Saguarita didn’t feel fictional. It felt like an immersive place from the very first time I was introduced to it as “a place where the land with its silken fibers of swaying grass resembled a woman with her face pressed firmly to the pillow, a golden blonde by day, a raven-haired beauty by night.”

    • Anshula Varma
      September 5, 2022 at 11:43 AM

      That’s such an interesting perspective! I loved how Sugar Babies set up a contrast to Sierra’s own experiences with motherhood. When I started reading the book, I wasn’t sure what Sugar Babies symbolized. At first, I thought it might be a sweetened version of childhood or a young, carefree innocence. But I loved how the author introduced more complexity and nuance to the Sugar Baby symbolism, and I really appreciate you sharing your take on the representation!

  • Vyas Nellutla
    August 27, 2022 at 6:51 PM

    > In the title story (Sabrina And Corina), it seems as though everyone comments on Sabrina’s beauty. How do you feel about that emphasis?

    I feel that it’s a reduction of the full person that Sabrina is and served as a label that haunted and started to define her.

    > How much do you think Sabrina thought about her own beauty?

    By being reminded of it wherever she went, I think that she was insecure about it. On the one hand, she grew up believing that she was beautiful, which built up her ego to the point of feeling like she can boss people around (which showed in her conversations with Corina). On the other hand, anything short of perfect was considered a mistake for Sabrina and her family seemed to constantly reminder of any flaws she might have.

    > “My grandmother hardly mentioned Auntie Liz except to say that what killed her had killed them all (pg. 33).” What do you think the author is referring to here? What “killed them all”?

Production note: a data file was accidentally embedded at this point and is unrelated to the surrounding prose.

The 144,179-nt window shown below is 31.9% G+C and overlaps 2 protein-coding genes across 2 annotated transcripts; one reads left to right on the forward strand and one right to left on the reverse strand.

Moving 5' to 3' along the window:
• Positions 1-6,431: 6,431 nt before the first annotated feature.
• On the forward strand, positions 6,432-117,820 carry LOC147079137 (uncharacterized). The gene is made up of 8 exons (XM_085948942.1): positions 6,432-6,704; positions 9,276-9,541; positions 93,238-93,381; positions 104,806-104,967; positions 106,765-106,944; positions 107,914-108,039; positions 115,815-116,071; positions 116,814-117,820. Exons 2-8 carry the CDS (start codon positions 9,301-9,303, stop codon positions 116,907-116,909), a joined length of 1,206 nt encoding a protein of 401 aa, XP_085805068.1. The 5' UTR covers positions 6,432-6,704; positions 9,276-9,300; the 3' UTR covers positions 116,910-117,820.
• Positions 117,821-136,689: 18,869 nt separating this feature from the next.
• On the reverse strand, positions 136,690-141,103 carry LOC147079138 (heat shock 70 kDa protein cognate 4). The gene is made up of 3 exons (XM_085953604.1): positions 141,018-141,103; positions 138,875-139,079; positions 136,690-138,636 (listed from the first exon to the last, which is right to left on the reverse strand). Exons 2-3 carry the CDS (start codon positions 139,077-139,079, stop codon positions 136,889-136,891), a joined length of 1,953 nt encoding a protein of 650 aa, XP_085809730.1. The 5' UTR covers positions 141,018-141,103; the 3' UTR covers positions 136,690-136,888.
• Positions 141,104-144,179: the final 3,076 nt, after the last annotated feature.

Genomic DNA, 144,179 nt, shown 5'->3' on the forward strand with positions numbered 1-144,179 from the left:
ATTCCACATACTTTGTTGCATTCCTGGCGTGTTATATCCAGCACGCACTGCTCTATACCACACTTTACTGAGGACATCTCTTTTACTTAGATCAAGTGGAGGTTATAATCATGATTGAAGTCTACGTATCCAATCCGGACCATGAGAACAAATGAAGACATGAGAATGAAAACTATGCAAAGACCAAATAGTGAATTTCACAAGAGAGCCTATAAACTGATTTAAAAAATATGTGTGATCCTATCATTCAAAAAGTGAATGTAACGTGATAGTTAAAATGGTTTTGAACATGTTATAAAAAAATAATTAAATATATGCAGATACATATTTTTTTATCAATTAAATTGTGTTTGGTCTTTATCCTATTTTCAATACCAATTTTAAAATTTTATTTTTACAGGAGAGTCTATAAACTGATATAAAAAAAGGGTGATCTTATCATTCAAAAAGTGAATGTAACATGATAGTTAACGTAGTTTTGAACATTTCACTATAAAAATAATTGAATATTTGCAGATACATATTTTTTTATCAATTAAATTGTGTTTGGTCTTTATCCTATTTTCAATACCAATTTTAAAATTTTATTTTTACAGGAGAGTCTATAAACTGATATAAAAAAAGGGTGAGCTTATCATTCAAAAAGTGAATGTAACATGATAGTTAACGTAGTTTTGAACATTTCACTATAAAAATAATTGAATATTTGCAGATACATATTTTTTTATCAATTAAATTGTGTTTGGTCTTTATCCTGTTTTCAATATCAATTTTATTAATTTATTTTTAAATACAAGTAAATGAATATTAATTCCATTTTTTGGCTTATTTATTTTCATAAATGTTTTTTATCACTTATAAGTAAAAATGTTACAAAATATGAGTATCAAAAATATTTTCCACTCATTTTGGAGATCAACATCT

I think that the grandmother represented the societal view that this situation is ultimately the woman’s fault. But Corina says afterwards that she doesn’t like the way that Auntie Liz is brought up. There is so much hurt, abuse, and conditioning that lead to the death that it is callous to just dismiss it as the fault of trusting one wrong person one time. I think the author is speaking through Corina and saying that what “killed them all” was the loneliness that enveloped Sabrina, Auntie Liz, and all the other women who were abused, injured, or killed in their family.

    • Anshula Varma
      September 5, 2022 at 11:51 AM

      Oh, thank you for sharing! Reading your comment reminded me how many themes and discussions Kali Fajardo-Anstine effortlessly includes in each story. I can see how loneliness played into “what killed them all”. I also think that a huge part of it was meant to reveal how common violence against women is. At one point (pg. 38), there’s a line that says “He turned on the radio. The Shirelles. A tune about a man doing all of us, every woman who had ever lived, wrong.”

      Side Note: Thank you for bringing up societal views! I think that society views women as people who should be voiceless. Pg. 39 particularly hit me, at the start of the page, when it said “her throat would collapse, slowly disintigrating into the dark.” At that moment, I felt like gone is the voice (literally and metaphorically) of another woman.

  • Topenga
    September 11, 2022 at 12:00 PM

    I liked that some of the stories were in first person perspective and others were in third person. It varied the structure just enough to make the collection more readable. I especially liked that Sisters was third person. It was the first story that was third person in this collection and it felt like we the readers were blind to her inner thoughts and perspective in addition to blindness as running symbolism in this story.